Retired Ottawa teacher sanctioned for sexual abuse of student in 1990s
Peter Des Brisay groomed, sexually abused student in 1990s, according to College of Teachers
Retired Ottawa teacher and running coach Peter Des Brisay has lost his teaching certificate after a disciplinary panel with the Ontario College of Teachers found him guilty of professional misconduct stemming from the sexual abuse of a former student in the late 1990s.
The hearing held Thursday came almost three years after Mary Jane Richards filed a formal complaint to the college, which governs and regulates the province's teaching profession.
The college issued a notice of hearing last June listing the allegations against Des Brisay.
Richards, who attended Bell High School and was a three-time national cross-country running champion, described her years of sexual abuse by her teacher and running coach in a CBC investigation last year.
Des Brisay has never faced criminal charges in this case.
A formal statement presented to the college's disciplinary panel and agreed to by Des Brisay details years of grooming and sexual exploitation Richards endured during her time at Bell between 1990 and 1996.
Richards attended the virtual hearing and read a victim impact statement, but Des Brisay did not attend, nor did he provide any comment. He was represented by a lawyer.
"I know my abuser is not going to take any responsibility. I've known that for a long time," Richards said after the hearing.
'He preyed on her'
Des Brisay started coaching Richards when she was 13 and in Grade 9.
What had started as something akin to a father-daughter relationship eventually crossed the line to include inappropriate massages, explicit emails and sexual intercourse.
Danielle Miller, a lawyer representing the college, told the hearing the facts in the agreed statement support the finding of misconduct.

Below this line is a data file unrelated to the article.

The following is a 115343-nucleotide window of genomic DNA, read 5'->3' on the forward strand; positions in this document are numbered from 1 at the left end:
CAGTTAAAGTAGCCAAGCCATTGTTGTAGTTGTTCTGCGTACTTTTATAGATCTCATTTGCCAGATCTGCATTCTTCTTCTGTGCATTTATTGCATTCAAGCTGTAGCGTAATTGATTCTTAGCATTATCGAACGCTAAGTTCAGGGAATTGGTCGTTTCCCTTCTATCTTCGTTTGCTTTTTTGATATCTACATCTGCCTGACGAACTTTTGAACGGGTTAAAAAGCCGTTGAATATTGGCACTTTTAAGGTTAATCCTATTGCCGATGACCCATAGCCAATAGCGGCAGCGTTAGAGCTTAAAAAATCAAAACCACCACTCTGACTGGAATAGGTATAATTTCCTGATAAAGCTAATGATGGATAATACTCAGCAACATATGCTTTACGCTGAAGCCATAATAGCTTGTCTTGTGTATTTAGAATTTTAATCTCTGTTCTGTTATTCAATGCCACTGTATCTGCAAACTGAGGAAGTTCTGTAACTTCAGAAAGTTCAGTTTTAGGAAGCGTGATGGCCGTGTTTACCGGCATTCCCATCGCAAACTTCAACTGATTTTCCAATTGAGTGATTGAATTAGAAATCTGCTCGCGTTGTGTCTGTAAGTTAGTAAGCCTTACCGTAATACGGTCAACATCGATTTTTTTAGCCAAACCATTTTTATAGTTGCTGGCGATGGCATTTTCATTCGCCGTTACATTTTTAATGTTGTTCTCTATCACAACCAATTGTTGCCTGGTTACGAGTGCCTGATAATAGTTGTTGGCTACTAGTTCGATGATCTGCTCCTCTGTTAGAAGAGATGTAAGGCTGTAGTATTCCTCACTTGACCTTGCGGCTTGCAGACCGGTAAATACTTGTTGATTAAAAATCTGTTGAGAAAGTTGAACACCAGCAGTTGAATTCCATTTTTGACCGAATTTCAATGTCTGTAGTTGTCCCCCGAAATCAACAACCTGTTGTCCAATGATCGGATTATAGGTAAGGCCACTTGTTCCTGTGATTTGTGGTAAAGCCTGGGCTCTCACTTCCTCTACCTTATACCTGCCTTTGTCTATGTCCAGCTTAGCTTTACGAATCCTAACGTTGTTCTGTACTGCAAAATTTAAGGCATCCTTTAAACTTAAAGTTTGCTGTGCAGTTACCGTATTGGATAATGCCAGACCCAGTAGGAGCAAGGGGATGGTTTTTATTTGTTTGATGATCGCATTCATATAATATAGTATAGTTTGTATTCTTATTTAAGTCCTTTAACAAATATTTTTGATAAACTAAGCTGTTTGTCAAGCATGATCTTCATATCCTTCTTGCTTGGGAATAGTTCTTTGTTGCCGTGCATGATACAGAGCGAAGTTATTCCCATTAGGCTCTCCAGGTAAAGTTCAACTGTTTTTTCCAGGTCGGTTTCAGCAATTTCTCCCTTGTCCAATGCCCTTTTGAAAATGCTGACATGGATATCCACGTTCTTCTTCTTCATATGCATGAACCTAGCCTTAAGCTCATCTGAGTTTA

Miller explained the college and its rules against sexual abuse didn't actually exist when the misconduct took place, so the panel could not make an official finding of "sexual abuse." She did say Des Brisay's calculated and manipulative actions could be qualified as sexual exploitation and abuse.
"He preyed on her," said Miller. "If he'd shown regard for her welfare he would have controlled his desires."
The disciplinary panel handed down the toughest sanctions possible: an oral reprimand and the revocation of Des Brisay's teaching certificate. Des Brisay retired from teaching in 2020.
In her victim impact statement, Richards said she could write "hundreds of pages and never adequately describe the toll it has taken, or how much it changed the trajectory of my life."
She described the impact of the abuse, saying she has trouble developing healthy relationships and trusting people, especially men.
"I completely lost my equilibrium and had overwhelming feelings of shame, guilt, sadness, grief, betrayal, humiliation, and anger. For many years after the relationship, I suffered from extremely poor self-worth, because I saw myself as despicable, disposable and worthless," said Richards.
In an interview after the hearing, she said she's relieved it's over.
"My goals in doing this were accountability and harm reduction," said Richards.
"He's getting an oral reprimand and the harm reduction is the revocation of his licence. He can't ever teach again, so I feel satisfied."
Richards, who is now a lawyer in Ottawa, also works with other survivors of childhood sexual abuse, working toward better safeguards for students in schools across the country. She came to CBC with her story after a CBC investigation and podcast exposed other abuse cases at Bell High School from the 1970s through the 2000s.